Protecting the trace fossils wasn't the only immediate need. In those early days as many as 5 school buses could be on site at one time and with no hands-on science/learning facility in this area of Utah, a museum to interpret what was being discovered was even more important. In the first ten months of 2001, over 100,000 students, tourists, media, and science specialists had come from across the state of Utah, from all fifty states, and over fifty countries and expressed the need to protect and preserve these artifacts, and teach people about this amazing find.
In the beginning, the burden fell most heavily on the Johnsons, who received calls from University science departments, tour bus companies, and people from around the nation about accessing the site. The Johnsons also built a shade structure and a mist system in an effort to mitigate suffering of volunteers and visitors. The city helped fence the area, provided info sheets, brought water during the hot summer, and supplied an emergency outdoor toilet.
But all that was about to change. The Johnsons and the DinosaurAH!torium Foundation received an unsolicited donation from the Swanson Family Foundation and a One-Time State Funding project that made it possible to find matching grants from many sources to fund the building of a museum to house the trace fossils. In 2005, after tireless efforts, a building was placed right over the top of the find. St George City ran the museum with an advisory board and the non-profit DinosaurAH!torium Foundation. So that was the beginning of the dino museum here in St George.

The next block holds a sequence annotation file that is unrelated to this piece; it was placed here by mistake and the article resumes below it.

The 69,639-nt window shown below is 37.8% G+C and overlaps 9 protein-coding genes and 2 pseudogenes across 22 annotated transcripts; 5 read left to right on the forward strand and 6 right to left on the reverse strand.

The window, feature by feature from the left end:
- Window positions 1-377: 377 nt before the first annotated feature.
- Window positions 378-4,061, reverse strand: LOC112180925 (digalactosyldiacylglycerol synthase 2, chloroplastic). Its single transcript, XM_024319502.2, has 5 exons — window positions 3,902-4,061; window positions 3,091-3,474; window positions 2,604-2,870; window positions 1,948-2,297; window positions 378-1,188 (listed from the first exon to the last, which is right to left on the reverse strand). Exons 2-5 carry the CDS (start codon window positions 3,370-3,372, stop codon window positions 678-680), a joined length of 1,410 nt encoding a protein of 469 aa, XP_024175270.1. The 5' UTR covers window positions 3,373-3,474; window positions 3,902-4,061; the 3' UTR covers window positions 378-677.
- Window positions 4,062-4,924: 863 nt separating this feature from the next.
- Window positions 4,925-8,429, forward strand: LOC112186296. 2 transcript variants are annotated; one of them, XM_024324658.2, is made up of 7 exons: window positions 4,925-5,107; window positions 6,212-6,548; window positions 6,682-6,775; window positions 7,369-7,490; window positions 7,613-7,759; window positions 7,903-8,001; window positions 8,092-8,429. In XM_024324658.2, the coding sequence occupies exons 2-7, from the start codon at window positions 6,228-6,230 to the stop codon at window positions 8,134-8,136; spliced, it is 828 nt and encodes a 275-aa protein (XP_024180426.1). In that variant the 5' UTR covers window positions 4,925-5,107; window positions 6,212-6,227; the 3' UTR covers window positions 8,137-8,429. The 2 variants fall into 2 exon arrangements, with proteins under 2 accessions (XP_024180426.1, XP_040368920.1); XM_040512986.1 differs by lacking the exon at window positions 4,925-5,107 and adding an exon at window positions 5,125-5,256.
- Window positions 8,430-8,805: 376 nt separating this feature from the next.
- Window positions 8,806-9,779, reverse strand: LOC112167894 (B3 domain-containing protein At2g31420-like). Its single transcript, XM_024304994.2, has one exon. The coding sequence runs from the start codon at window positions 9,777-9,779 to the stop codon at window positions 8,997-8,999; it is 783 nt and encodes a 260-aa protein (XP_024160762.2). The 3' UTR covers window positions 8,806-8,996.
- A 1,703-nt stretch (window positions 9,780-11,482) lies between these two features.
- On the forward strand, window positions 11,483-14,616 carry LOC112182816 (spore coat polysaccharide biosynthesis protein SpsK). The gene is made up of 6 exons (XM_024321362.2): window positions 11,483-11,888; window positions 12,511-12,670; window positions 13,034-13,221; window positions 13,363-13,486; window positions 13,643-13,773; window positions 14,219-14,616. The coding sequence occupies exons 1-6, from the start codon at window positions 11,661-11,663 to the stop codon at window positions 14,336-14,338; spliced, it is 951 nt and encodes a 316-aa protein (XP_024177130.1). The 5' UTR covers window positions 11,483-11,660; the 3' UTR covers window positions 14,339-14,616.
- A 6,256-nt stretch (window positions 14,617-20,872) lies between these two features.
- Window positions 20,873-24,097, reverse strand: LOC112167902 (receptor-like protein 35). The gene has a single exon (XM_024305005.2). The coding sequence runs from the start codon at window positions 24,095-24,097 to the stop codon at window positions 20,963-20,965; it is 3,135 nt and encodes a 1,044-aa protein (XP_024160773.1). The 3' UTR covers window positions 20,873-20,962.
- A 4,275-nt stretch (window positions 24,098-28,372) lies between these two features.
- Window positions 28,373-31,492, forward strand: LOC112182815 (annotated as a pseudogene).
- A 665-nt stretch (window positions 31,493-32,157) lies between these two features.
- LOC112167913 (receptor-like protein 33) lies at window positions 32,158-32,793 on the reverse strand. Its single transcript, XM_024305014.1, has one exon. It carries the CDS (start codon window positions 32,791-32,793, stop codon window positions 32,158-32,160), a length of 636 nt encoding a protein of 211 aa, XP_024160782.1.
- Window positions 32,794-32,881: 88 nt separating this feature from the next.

In 2010 the DinosaurAH!torium Foundation took over the daily operation of the museum. When the foundation took over, they began adding displays and changing exhibits more frequently. The foundation also built a much better prep lab facility.
In 2016, the Foundation nearly doubled the exhibit space by building a boardwalk out over the trackway surface. The boardwalk was completed in May and is known as the Lake Dixie Discovery Trail. Prior to the boardwalk, museum visitors had to imagine the tracks discussed on the signs and by tour guides. They were able to make a few cast replicas but its not the same as being able to meander over the track surface and see sections of the exhibit that still need to be excavated.
The St. George Dinosaur Discovery Site is a thriving museum with over 40,000 annual visitors. Real research is being carried on at the site. And there are many things planned for the future.
WCHS-03160 Photo of the St. George Dinosaur Tracks Museum at Johnson Farm
Other WCHS photos:
WCHS-03161 Photo of a model of a dinosaur at the Dinosaur Tracks Museum
WCHS-03162 Photo of petrified dinosaur tracks at the Dinosaur Tracks Museum
WCHS-03163 Photo of Dr. Sheldon B. & LaVerna B. Johnson at the Dinosaur Tracks Museum
REFERENCESSheldon Johnson Remembers the Dinosaur Site and the Farm History
Written August 2002 at the Request of Kerry Bate, Director of Community Development,
State of Utah Division of Community and Economic Development
St George Dinosaur Discovery Site at Johnson Farm
A PowerPoint presentation by Diana Azevedo, Executive Director
given at the DASIA Brown Bag program on November 25, 2016.
(Large file - may take a while to load).